When guests do return to hotels, they will encounter an array of new technologies and procedures aimed at keeping them and the hotel staff safe. We’re seeing some consensus among major hotel chains about what that new guest experience may look like, including the comprehensive Safe Stay initiative from the AHLA. MGM Resorts has delivered an exceptionally well conceived and communicated plan,  a multi-layered set of protocols and procedures designed in conjunction with medical and scientific experts to deter the spread of the virus, that could serve as a template for hotel brands of all sizes as they move forward. A contactless hotel check-in will allow guests to complete the process themselves via mobile app, including processing payments, verifying identify, and receiving a digital room key. For guests who prefer to check in with staff assistance, MGM will provide staff at an appropriate distance and a self-serve key encoder. (Advances in key card technology are meeting hotels’ needs, with RFID Hotel and LAS Hospitality Supply acquiring the license to manufacture an antimicrobial plastic key card.) MGM will take the contactless experience into food and beverage as well, with digital menus available on mobile devices or via QR code, and even “virtual queues” while awaiting a restaurant seating.

Zongqing Zhou, PhD, Professor at the College of Hospitality and Tourism Management of Niagara University, notes that the accelerated use of virtual reality, augmented reality, and robotics will all help deliver a contactless guest experience, and that videoconferencing platforms and events platforms are now familiar to many guests and can be effective in delivering “intangible” guest services such as personal attention from staff.

Guest & Staff Health Tracking

Hotels will likely perform screening and temperature checks on employees and screen them for possible exposure to coronavirus. Guests will likely be asked to self-screen and, if needed, self-quarantine. At present, there is no clear guidance on how a hotel could compel a guest to undergo compulsory screening and quarantine; issues of guest privacy and hotel liability will likely be explored in detail in the coming months. Similarly, hotel staff will be required to wear protective face masks and gloves; guests will likely be strongly encouraged to do so. As with restaurants (noted above), guests can expect hotels to encourage social distancing with signage and, in some cases, clear barriers such as plexiglass.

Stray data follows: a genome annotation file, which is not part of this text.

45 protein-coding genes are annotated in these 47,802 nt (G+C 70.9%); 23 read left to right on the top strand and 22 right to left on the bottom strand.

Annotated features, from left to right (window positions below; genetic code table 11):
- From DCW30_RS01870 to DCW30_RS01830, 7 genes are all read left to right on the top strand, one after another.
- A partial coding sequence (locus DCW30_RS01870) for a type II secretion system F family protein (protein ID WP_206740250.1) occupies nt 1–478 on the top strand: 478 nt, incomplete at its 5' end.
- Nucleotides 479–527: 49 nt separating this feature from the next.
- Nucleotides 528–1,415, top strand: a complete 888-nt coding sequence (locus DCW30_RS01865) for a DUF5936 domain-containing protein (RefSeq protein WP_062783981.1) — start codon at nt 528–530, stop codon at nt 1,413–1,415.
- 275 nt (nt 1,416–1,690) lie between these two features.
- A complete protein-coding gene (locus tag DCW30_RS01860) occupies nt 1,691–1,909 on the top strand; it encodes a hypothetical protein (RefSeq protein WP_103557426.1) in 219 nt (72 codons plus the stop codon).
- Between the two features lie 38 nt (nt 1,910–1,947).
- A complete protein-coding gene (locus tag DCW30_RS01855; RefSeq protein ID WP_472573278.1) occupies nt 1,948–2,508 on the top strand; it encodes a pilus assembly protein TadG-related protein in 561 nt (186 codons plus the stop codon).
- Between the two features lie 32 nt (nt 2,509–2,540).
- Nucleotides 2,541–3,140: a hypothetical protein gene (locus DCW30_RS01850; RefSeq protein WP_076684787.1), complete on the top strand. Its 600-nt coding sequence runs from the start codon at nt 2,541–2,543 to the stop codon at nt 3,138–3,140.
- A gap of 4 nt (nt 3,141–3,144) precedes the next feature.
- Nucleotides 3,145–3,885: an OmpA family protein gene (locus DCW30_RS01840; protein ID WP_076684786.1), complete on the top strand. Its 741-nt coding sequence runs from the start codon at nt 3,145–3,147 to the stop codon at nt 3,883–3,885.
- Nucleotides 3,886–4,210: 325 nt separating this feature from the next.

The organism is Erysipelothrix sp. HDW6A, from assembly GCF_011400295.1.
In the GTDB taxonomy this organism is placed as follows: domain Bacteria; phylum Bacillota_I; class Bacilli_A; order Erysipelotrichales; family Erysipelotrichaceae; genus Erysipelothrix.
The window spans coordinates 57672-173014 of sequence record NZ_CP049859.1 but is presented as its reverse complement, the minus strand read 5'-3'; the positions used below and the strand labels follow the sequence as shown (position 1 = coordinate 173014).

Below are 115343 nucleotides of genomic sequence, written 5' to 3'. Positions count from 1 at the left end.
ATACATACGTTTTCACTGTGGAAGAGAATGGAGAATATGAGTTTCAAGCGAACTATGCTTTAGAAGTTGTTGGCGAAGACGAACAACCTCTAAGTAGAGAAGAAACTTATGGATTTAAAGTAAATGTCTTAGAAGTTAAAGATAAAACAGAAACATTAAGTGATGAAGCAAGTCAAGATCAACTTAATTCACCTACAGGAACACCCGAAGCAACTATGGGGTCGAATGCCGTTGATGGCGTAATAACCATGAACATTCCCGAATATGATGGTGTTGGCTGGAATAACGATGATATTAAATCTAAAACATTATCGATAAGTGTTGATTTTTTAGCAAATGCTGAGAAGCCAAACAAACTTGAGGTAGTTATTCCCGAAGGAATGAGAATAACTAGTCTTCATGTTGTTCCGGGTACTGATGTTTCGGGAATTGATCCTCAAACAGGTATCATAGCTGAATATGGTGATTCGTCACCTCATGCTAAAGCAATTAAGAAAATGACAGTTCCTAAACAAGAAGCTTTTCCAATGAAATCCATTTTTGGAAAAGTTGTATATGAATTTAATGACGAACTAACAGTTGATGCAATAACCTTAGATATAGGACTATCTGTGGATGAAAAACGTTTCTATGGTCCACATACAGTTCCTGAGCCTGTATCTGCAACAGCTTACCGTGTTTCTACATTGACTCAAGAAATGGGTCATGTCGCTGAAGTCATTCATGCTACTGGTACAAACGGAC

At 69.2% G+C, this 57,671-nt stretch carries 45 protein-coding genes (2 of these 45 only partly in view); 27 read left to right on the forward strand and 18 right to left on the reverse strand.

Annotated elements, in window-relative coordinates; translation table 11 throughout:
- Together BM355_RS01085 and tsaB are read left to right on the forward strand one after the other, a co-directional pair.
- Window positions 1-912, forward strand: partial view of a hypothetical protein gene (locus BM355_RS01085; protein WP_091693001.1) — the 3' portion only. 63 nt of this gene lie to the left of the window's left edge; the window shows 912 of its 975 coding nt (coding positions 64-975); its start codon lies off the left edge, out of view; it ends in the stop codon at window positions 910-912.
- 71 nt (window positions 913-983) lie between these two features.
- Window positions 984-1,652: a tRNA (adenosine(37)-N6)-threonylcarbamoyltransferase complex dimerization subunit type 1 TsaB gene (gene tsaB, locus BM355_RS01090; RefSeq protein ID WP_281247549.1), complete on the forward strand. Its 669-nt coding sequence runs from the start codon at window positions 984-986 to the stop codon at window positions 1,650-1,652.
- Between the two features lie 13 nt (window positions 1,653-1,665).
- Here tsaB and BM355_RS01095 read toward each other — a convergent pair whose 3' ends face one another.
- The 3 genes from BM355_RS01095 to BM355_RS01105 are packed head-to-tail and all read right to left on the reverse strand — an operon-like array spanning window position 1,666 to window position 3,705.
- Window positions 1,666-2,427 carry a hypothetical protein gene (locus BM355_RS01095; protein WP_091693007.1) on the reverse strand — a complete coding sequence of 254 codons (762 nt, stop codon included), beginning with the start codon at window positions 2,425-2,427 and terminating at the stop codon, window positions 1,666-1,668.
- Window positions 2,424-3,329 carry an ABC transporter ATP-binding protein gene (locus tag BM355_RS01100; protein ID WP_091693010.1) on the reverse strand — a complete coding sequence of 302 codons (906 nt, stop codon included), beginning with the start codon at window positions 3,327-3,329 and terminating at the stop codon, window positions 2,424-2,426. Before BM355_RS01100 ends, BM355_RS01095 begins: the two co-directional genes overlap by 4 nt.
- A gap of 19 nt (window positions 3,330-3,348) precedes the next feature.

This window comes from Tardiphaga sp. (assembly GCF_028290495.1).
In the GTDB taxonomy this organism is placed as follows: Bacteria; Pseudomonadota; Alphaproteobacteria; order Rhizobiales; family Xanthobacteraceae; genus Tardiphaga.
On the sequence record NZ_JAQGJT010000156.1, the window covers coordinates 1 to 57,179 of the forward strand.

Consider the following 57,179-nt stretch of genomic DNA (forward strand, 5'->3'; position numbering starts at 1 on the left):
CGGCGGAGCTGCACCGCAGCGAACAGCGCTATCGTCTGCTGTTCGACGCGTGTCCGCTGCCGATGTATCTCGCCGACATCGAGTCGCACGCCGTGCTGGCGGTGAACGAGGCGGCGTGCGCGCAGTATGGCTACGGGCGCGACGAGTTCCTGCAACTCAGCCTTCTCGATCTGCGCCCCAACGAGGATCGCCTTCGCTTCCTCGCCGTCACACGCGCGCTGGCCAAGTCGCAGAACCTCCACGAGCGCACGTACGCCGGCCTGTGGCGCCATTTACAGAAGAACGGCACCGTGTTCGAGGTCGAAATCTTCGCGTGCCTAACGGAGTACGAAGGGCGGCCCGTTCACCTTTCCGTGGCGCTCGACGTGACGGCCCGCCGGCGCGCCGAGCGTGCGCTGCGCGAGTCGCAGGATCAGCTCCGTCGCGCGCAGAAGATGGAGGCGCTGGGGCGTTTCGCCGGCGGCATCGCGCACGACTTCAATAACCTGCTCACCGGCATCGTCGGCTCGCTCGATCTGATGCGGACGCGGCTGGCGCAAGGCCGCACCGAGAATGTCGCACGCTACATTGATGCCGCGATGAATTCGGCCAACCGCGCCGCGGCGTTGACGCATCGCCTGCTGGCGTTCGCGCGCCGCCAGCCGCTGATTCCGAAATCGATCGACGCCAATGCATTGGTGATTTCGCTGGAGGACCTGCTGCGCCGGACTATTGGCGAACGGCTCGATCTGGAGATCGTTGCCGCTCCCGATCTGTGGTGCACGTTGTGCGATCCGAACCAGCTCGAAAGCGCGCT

Hotels will also implement “incident response” procedures for the inevitable occurrence of a guest or employee testing positive for the coronavirus. A comprehensive response will include ensuring medical treatment, sanitizing areas exposed to the virus, and notification of anyone who may have had contact with those affected. (For more on the evolving landscape of incident response and followup, read Contact Tracing 101.)

“Enhanced Loyalty” Programs

Zhou notes that hotels can benefit from offering what he calls “enhanced loyalty” programs at this time, communicating the message to its existing loyalty members that safety procedures are in place, amenities such as masks and hand sanitizer will be provided, and that in the event of any crisis that triggers travel restrictions, the hotel will provide refunds or credits. Zhou points out that now is also an ideal time for hotels to seek new loyalty members as a means of expanding its base of customers who are interested in traveling when it becomes feasible for them.


A Hotel Recovery Dashboard

Combining a near-term to-do list with predictive analytics, a solid virtual dashboard will help hotels navigate through health and safety issues and respond to guest needs and expectations. In May, Knowland launched a free interactive COVID-19 Hotel Recovery Dashboard that allows hoteliers to view and gauge where they stand in the rebound process. Analytics and a proprietary algorithm establish a property’s “recovery curve,” factoring in recent occupancy trends compared with their local market, and deliver 30-, 60-, and 90-day action plans based on where the property stands on the curve. Classifications include Leading, On Track and Delayed. A property that was deemed on track, for example, might be advised to pursue targeted marketing initiatives, while a delayed property might still be addressing contactless check-in, distancing, and employee health tracking